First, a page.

Whilst almost a perfect copy of a Leica(to the point that some parts are compatible), Canon took the opportunity to make several small but highly useful improvements over Leica's original design. The first improvement was with the internal film take-up spool. When fully assembled, the take-up spool is a bit recessed in the Leica III, and can be a bit hard to pull out when loading film. Canon added a spring-driven extension, one that could be locked in place for minimal profile, and fully extended with just a quick twist at the top with one finger for easy removal. Another feature was the addition of a 3-distance frame window on the Canon, with distances listed as F, 1x and 1.5x. In addition to improving the framing with zoom lenses, this could also be used as a simple focusing aid on wider lenses.
Canon made one other change, perhaps the most important, and it makes precision focusing considerably faster than on a Leica III. Canon merged the viewfinder window and the framing window. No more split eyepieces, no need to go back and forth from focusing to framing. It seems like such an obvious engineering decision today, but I suppose that when Leica was designing everything back in the 1920s and 1930s, they were figuring it out, paving the way for everyone who would come later. And of course in later cameras, Leica went with this approach as well. But Canon did it first. Thank you for that, Canon. Job well done.
|Like a Leica, but with a framing view|
containing an integrated focusing mechanism.
Some design choices don't age well
As much as I love using the IVsb, the camera's design is not without several serious oversights which can get in the way at times. The first of these such flaws that I encountered had to do with film loading.
While Canon did make a cool little improvement in the take-up spool, they neglected to improve any of the other film loading characteristics. When you load in a new roll of film, the leading edge needs to be cut out a bit longer, up to an extra inch or two, if you want to be able to load film so that it will neither get caught going in, or slip off the take off spool. As I was still figuring out how to handle this, I recall that I once thought I had gone 15 shots into a roll of film before I realized that my film had never once advanced an inch. You can pre-cut your film to compensate for this, you can try to make extra sure that your film is advancing when you load it, but it really is annoying to have to deal with this. And miss a few shots, maybe even a whole roll of film to this problem, and you'll never again feel safe about having properly loaded the damn thing.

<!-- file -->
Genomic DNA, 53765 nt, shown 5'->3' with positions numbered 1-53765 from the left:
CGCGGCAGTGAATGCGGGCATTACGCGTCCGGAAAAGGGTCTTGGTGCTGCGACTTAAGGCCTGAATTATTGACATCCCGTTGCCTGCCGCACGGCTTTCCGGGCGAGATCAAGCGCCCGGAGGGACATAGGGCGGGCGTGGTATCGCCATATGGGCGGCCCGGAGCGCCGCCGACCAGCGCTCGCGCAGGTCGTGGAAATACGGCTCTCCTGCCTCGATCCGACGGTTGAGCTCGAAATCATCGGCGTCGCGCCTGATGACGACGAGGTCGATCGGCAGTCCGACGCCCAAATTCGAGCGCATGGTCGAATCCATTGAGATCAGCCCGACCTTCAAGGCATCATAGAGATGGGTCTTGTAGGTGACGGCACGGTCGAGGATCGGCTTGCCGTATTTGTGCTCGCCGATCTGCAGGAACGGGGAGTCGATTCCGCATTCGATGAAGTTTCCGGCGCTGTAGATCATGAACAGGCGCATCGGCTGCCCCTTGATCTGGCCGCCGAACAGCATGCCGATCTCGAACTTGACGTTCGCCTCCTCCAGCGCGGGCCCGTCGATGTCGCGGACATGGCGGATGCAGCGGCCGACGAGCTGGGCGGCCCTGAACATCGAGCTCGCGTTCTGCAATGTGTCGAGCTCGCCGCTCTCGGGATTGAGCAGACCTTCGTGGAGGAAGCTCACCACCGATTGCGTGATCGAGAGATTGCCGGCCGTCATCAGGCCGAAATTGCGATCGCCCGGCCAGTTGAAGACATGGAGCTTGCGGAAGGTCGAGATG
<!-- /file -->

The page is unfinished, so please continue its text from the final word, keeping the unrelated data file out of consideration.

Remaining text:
Another issue can be with slow shutter speeds. For shutter speeds of 1/25th of a second and below, the speed adjustor is a small dial on the front of the camera. Not such a big deal overall, BUT I found out the hard way that it's not difficult to forget to turn the top speed dial into the appropriate position that activates the front, slow-shutter speed dial. If everything could be integrated at the top, this wouldn't be an issue. But it's not, so beware if you ever use this camera or one of its many variants.
|Slow shutter speeds are adjusted with the small dial on the front.|
For me, the most concerning design flaw has to do with the viewfinder. I can forgive that it's tiny. I can even accept that it's so small and dim that focusing it in low light becomes nearly impossible. What can become seriously problematic is trying to use the viewfinder when wearing glasses.
The problem is that the back of the optical viewport is made of metal. It's finely made texture is beautifully made, but if you press it against the plastic lenses in most glasses today, you're almost certainly going to end up with a series of scratches in the lenses of your glasses. Trying to avoid this by holding the camera a bit farther off from your glasses is basically impossible since the viewport is far too small to see through at any distance. Through trial and error, I learned the hard way to never use this camera unless wearing contact lenses. Clearly this problem will only affect those who don't wear glasses, but for those of us who do, this is an important point to consider before doing any photo work.
All signs point to 'Yes'
|60 years and counting with the|
IVsb rangefinder from Canon.
[November 12, 2016] I intended to post sample shots, but I discovered that the IVsb I had access to has a rangefinder that's out of horizontal alignment. Once this has been adjusted, I'll try again.